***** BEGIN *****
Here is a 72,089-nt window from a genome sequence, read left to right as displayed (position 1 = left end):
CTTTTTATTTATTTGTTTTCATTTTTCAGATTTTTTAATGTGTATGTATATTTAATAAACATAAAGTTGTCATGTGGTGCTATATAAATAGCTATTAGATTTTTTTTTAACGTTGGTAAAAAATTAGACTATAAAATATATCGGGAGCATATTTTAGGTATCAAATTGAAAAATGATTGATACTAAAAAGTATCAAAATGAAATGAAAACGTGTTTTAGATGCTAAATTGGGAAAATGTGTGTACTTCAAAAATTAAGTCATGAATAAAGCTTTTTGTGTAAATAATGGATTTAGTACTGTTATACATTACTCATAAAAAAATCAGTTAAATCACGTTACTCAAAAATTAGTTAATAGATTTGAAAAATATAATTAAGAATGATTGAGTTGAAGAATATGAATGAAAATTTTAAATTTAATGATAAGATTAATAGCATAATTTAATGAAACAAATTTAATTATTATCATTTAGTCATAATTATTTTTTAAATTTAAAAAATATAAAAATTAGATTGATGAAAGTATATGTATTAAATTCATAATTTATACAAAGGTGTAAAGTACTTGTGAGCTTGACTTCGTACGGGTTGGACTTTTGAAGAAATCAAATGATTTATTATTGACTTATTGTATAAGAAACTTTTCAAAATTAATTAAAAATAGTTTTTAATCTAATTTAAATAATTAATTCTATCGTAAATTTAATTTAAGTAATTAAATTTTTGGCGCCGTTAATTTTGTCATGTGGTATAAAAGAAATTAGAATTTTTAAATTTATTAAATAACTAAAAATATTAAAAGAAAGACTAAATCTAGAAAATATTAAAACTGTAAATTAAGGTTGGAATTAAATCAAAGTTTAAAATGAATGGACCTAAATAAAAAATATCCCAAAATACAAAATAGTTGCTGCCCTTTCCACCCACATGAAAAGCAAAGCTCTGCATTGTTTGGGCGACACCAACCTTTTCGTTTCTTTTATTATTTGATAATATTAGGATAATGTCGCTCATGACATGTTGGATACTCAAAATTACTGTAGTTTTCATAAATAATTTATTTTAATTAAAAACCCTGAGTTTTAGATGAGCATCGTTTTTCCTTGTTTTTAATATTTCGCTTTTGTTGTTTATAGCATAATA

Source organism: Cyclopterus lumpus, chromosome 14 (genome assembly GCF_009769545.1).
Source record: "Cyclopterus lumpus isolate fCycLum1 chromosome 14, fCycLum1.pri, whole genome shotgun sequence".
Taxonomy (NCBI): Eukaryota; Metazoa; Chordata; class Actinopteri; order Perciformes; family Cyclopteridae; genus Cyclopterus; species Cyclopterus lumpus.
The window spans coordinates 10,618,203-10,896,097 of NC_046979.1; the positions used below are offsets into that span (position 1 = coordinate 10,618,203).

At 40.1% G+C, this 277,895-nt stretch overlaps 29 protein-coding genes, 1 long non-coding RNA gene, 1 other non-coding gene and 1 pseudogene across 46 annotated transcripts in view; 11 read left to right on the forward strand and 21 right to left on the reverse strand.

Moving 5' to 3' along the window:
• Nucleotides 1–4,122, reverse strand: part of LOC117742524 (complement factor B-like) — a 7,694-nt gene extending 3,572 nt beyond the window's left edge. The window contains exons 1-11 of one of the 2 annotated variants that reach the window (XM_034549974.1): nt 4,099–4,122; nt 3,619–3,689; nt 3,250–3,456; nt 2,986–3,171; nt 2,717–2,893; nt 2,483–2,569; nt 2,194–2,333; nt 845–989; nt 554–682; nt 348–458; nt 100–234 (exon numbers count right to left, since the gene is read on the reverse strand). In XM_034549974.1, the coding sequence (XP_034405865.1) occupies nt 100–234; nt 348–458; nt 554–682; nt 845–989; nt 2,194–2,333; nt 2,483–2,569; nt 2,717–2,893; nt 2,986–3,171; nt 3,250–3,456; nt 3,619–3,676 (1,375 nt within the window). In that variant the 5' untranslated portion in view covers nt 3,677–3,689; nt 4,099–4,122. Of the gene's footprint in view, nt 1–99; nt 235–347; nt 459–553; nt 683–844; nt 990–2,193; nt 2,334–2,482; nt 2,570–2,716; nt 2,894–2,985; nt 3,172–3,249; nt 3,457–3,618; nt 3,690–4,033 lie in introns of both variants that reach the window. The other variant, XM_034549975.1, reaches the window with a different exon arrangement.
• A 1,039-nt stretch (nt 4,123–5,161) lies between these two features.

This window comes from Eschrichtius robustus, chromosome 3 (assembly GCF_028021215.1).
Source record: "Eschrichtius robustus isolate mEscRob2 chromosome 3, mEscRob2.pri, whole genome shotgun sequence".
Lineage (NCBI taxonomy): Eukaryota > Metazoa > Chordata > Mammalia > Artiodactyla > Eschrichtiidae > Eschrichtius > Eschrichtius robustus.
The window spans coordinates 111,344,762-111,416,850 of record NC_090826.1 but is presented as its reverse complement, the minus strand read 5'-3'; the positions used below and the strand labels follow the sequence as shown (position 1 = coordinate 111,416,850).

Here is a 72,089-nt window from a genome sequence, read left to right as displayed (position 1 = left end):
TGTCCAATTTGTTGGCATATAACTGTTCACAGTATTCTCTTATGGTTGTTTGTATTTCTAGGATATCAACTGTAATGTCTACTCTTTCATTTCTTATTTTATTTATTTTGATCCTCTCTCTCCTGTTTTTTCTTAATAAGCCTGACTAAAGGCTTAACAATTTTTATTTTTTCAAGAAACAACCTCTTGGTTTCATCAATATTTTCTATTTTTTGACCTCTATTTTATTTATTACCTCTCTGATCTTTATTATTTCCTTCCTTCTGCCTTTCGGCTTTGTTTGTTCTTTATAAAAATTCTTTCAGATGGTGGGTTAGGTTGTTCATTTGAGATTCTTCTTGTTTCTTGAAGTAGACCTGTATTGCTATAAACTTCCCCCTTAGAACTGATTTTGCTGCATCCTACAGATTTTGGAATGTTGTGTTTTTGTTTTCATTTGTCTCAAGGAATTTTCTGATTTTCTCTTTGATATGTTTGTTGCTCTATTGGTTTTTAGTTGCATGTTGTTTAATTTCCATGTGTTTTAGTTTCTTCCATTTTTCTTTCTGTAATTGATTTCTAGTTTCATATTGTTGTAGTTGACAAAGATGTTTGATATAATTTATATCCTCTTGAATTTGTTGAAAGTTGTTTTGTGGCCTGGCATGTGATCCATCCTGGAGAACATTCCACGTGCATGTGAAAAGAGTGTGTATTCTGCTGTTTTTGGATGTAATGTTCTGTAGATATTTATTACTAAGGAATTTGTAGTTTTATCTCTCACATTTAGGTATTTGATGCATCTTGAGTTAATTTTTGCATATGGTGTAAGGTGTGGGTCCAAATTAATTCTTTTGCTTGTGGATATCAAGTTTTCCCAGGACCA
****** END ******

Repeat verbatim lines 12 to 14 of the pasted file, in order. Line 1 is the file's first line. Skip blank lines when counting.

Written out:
Source record: "Eschrichtius robustus isolate mEscRob2 chromosome 3, mEscRob2.pri, whole genome shotgun sequence".
Lineage (NCBI taxonomy): Eukaryota > Metazoa > Chordata > Mammalia > Artiodactyla > Eschrichtiidae > Eschrichtius > Eschrichtius robustus.
The window spans coordinates 111,344,762-111,416,850 of record NC_090826.1 but is presented as its reverse complement, the minus strand read 5'-3'; the positions used below and the strand labels follow the sequence as shown (position 1 = coordinate 111,416,850).